QANTAS: Warns Airbus about any delays to A350 ‘Sunrise Project’ aircraft
Qantas CEO Alan Joyce is planning to meet with Guillaume Faurym the head of Airbus SE according to Bloomberg, to discuss the progress of their order of bespoke A350 jets to use for their Project Sunrise, ultra long haul non-stop flights between Australia’s east coast, Europe, the UK and the USA.
Joyce is also tipped to make sure that its order of A320’s to replace its ageing fleet of 737-800s used extensively in domestic and other short-haul operations.
Airbus seems to be having fewer problems than Boeing, but all airlines are dealing with the consequences of the pandemic on staffing and production, which threaten to delay deliveries on contracted aircraft orders.
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Important for Qantas’ future is the success of the Sunrise project which will see non-stop 18+ hour flights between the Australian east coast (Brisbane, Melbourne and Sydney) and the USA, particularly East Coast locations like New York, and European locations such as London, Paris and others. Project Sunrise could also be extended to South America to provide direct non-stop flights to Rio, and to South Africa, with Cape Town also on the list.
With the ten A380s reaching their used-by date in the next decade, Qantas definitely needs a replacement aircraft for long haul as well as these ultra-long haul routes.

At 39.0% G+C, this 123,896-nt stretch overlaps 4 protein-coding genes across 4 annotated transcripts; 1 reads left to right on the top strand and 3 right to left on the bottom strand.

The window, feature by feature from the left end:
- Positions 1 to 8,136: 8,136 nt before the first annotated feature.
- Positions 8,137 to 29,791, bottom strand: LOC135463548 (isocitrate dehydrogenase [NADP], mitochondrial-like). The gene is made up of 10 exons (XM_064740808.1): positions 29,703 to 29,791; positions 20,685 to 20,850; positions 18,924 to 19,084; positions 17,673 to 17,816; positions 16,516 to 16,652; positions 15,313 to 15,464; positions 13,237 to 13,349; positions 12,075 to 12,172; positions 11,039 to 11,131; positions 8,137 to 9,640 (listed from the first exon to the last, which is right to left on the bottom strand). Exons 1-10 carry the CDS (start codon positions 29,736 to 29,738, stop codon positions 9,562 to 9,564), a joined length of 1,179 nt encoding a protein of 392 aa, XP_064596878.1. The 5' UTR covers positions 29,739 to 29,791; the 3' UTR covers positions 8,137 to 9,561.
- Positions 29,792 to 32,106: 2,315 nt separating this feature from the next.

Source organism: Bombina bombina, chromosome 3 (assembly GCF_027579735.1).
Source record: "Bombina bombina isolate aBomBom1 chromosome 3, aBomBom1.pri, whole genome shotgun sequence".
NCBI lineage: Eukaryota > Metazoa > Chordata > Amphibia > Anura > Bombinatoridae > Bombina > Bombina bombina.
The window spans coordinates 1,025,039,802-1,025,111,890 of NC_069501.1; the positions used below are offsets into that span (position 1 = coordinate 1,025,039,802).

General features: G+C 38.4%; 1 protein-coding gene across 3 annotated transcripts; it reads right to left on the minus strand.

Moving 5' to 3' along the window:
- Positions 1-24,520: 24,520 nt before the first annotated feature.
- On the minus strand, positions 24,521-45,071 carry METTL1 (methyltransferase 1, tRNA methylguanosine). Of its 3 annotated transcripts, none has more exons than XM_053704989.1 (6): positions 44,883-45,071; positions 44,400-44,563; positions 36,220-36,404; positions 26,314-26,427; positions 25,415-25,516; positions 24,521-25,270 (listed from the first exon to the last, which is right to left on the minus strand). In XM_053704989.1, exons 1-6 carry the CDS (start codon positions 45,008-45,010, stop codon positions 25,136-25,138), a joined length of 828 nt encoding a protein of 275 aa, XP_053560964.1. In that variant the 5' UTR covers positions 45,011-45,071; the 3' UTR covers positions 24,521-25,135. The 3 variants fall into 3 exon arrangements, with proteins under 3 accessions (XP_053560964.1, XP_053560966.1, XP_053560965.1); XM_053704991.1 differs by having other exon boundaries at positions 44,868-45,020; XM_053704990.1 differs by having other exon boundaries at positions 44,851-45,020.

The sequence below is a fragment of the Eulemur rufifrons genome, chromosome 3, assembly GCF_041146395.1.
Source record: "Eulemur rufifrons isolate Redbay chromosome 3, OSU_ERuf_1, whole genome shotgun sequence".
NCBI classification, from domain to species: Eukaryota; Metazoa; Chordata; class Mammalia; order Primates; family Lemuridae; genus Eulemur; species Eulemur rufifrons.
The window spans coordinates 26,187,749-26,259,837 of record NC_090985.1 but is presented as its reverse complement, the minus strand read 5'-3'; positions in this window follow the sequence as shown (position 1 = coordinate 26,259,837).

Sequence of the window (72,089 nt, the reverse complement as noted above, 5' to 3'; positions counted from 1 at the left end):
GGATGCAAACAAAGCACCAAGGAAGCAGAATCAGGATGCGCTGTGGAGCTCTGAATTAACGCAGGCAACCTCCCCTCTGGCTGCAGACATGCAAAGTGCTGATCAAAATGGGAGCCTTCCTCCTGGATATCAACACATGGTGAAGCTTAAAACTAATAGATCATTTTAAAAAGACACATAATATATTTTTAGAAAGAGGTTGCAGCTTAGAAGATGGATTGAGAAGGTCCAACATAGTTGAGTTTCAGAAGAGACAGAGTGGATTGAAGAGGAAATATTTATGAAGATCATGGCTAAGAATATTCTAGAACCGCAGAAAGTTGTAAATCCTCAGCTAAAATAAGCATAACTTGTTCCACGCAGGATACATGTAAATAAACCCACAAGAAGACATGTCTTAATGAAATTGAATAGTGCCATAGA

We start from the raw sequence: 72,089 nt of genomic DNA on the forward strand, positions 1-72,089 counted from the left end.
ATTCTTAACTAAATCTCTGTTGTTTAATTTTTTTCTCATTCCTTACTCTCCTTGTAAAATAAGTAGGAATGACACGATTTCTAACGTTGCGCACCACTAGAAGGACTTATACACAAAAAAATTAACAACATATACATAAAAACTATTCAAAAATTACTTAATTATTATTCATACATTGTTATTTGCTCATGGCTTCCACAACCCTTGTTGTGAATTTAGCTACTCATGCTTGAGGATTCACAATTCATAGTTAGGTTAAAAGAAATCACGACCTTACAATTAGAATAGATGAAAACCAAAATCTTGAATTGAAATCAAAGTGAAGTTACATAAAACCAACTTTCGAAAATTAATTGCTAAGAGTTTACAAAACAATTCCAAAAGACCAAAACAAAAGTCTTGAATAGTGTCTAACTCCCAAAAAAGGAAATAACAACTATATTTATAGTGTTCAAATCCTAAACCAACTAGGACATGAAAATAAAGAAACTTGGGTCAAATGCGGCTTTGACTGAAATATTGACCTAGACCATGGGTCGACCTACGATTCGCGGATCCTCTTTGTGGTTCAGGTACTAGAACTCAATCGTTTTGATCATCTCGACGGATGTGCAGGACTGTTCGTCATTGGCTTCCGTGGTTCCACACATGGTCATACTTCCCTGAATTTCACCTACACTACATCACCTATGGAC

Qantas is also facing a very ageing fleet on its domestic and short-haul international routes. That’s where the A220 and A321XLR orders come in. If these are delayed, Qantas will face increasing maintenance costs on its current fleet of ageing, mostly Boeing 737s and Airbus A330s. Replacement aircraft are vital to the airline’s reputation, safety record and economics. Any delay could threaten any of those areas.
The aviation industry has a difficult road ahead when it comes to sustainability. It’s going to require a relative revolution in technology, with ‘electric planes’ or hydrogen planes, or some form of jet engine that doesn’t require a carbon based fuel. And that is going to require the development of an alternative to jet engines probably.
It’s a big ask. It will take time to develop.
This move to home grown and manufactured SAF is a first step – maybe even a baby step in a very long road of innovation. In the long run, US$200 million won’t even touch the sides.
Keeping those orders on track will be vital to Qantas and its low-cost offshoot, Jetstar’s future strategy, and Alan Joyce’s reputation (not to mention his performance bonuses). That reputation has been shattered by recent operational and service issues such as cancelled and delayed flights, lost luggage, industrial disputes, outsourcing, complaints from wheelchair users and vegetarians.
If Joyce wants to leave any kind of decent legacy, then the success of Project Sunrise is vital, as is fleet renewal in general.
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